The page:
This article develops Hans Blumenberg’s intensifying interest in fables during the 1970s and 1980s and argues that it marked his decisive turn away from academic philosophy toward a rethinking of storytelling as a philosophical practice. Blumenberg’s simultaneous writings on anecdotes are thus reframed as a testing ground and subsequent application of a philosophy of fabulistic storytelling. The systematic reach of this fabulistic turn is exhibited by tracing a set of concepts—pensiveness (Nachdenklichkeit), nonunderstanding (Unverstand), and disturbance (Störung)—that Blumenberg coined to define the specific phenomenological conditions of being interrupted by a fable-type story. Though no actual “fabulology” ensued from these plans, the fabulistic turn can be contextualized with Blumenberg’s metaphorology as it represents his ultimate attempt to study the role of language for philosophy, however, with a shift from analysis to pragmatism: while metaphorology demanded, retroactively, that absolute metaphors be revisited throughout the history of philosophy to gauge the plasticity lost by philosophical language, Blumenberg’s fabulology proposes, proactively, to change philosophical language itself by conducting narratological experiments with the lifeworld to rethink the relation between lifeworld, reality, and storytelling.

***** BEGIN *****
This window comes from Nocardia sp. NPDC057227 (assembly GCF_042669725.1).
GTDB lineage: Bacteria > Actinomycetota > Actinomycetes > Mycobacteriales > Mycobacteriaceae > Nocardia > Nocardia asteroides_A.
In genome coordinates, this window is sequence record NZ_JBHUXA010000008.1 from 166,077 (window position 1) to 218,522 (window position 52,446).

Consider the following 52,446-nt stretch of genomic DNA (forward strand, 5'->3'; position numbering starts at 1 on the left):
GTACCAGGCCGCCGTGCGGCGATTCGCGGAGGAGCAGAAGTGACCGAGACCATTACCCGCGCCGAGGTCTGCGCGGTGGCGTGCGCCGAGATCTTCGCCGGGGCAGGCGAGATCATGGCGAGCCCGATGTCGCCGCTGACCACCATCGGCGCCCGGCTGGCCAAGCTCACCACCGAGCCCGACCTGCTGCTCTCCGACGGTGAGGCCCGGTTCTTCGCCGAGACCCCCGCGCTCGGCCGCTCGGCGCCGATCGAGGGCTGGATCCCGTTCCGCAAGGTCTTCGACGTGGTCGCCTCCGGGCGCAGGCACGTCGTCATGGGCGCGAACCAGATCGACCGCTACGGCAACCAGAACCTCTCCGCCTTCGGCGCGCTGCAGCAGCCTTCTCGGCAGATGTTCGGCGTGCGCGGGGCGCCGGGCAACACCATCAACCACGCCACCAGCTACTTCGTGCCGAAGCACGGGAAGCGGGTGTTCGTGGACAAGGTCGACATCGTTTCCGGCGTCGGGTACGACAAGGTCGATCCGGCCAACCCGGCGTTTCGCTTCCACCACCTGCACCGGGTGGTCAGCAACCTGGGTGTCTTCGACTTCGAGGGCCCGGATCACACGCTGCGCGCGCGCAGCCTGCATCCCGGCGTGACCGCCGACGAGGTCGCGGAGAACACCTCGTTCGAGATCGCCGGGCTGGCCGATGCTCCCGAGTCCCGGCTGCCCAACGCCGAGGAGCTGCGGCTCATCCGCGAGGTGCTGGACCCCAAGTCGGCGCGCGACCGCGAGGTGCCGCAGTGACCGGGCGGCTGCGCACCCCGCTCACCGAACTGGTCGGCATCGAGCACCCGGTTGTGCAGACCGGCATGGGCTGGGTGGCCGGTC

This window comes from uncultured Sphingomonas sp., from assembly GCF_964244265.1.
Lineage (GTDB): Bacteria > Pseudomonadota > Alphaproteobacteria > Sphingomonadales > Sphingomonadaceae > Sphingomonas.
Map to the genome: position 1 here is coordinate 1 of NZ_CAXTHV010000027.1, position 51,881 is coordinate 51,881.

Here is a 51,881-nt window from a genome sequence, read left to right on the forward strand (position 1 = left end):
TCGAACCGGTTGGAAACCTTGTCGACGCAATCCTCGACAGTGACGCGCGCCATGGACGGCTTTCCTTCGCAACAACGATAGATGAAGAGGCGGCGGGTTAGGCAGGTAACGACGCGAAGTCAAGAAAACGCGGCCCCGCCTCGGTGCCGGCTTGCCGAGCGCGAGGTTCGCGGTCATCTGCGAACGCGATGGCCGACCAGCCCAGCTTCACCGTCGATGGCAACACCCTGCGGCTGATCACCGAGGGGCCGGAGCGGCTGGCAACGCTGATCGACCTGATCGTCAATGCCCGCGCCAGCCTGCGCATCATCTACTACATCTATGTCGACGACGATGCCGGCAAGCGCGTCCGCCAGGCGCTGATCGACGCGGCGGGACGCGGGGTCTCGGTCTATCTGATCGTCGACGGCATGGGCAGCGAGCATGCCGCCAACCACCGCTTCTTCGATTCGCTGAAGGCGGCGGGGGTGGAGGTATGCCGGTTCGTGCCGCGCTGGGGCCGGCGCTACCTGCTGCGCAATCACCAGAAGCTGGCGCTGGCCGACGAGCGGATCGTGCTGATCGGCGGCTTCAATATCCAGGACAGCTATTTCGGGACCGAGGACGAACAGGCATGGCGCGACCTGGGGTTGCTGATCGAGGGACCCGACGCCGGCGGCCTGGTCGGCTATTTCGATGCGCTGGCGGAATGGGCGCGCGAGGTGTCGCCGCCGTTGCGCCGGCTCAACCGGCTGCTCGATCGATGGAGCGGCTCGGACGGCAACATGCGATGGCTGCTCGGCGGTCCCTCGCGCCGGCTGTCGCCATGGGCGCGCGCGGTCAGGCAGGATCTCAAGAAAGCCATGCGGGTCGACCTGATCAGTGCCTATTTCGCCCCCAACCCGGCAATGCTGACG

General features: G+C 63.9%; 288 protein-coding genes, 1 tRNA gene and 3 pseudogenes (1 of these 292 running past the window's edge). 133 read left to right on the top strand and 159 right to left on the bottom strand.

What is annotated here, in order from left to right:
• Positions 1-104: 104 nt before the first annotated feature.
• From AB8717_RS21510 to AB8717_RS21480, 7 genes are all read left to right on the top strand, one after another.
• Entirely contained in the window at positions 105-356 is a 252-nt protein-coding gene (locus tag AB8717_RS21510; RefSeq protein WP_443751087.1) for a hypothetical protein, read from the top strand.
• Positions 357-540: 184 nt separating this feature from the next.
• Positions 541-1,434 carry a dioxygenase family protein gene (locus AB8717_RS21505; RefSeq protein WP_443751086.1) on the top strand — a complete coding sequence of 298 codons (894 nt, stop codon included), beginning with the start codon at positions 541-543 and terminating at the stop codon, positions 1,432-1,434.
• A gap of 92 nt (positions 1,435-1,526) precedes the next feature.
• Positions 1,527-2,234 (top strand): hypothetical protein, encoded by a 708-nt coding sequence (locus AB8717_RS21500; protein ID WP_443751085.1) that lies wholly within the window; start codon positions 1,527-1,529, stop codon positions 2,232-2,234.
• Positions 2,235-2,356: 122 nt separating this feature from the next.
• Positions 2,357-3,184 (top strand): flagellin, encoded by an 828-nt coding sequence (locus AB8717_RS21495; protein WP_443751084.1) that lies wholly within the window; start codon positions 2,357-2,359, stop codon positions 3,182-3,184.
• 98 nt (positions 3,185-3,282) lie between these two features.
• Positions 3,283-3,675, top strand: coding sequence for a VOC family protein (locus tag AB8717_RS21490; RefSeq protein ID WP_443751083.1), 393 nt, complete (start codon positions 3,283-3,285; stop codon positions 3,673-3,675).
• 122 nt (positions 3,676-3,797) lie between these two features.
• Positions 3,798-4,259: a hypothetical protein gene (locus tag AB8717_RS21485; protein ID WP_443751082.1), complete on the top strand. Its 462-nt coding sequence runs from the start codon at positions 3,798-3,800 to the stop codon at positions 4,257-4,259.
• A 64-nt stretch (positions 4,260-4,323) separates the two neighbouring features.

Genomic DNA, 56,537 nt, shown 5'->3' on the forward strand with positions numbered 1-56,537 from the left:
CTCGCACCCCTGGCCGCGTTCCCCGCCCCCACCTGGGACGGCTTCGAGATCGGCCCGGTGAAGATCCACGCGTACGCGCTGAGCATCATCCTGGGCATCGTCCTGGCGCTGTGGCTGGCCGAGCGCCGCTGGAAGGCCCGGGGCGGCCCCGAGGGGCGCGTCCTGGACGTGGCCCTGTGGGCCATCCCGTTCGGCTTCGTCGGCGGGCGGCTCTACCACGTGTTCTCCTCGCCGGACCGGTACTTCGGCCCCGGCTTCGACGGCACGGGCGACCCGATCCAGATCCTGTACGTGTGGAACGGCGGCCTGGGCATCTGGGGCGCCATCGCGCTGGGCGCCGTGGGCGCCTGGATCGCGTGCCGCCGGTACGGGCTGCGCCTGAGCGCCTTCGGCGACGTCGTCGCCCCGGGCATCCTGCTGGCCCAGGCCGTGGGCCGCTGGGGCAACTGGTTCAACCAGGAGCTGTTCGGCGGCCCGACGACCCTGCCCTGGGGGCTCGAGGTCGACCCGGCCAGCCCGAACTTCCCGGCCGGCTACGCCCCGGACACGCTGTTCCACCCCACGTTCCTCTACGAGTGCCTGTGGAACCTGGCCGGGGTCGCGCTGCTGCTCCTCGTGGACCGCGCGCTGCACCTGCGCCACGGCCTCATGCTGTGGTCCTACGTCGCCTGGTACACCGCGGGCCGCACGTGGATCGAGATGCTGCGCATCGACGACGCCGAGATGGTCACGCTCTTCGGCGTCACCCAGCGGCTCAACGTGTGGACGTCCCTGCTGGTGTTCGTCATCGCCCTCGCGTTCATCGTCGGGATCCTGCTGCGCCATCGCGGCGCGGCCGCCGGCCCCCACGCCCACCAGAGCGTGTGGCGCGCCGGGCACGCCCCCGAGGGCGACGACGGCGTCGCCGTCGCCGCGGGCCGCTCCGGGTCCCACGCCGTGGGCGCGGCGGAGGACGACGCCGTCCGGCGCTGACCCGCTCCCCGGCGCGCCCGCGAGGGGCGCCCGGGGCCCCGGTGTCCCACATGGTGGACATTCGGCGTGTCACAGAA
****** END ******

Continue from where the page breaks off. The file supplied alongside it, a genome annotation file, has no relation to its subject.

You do not currently have access to this content.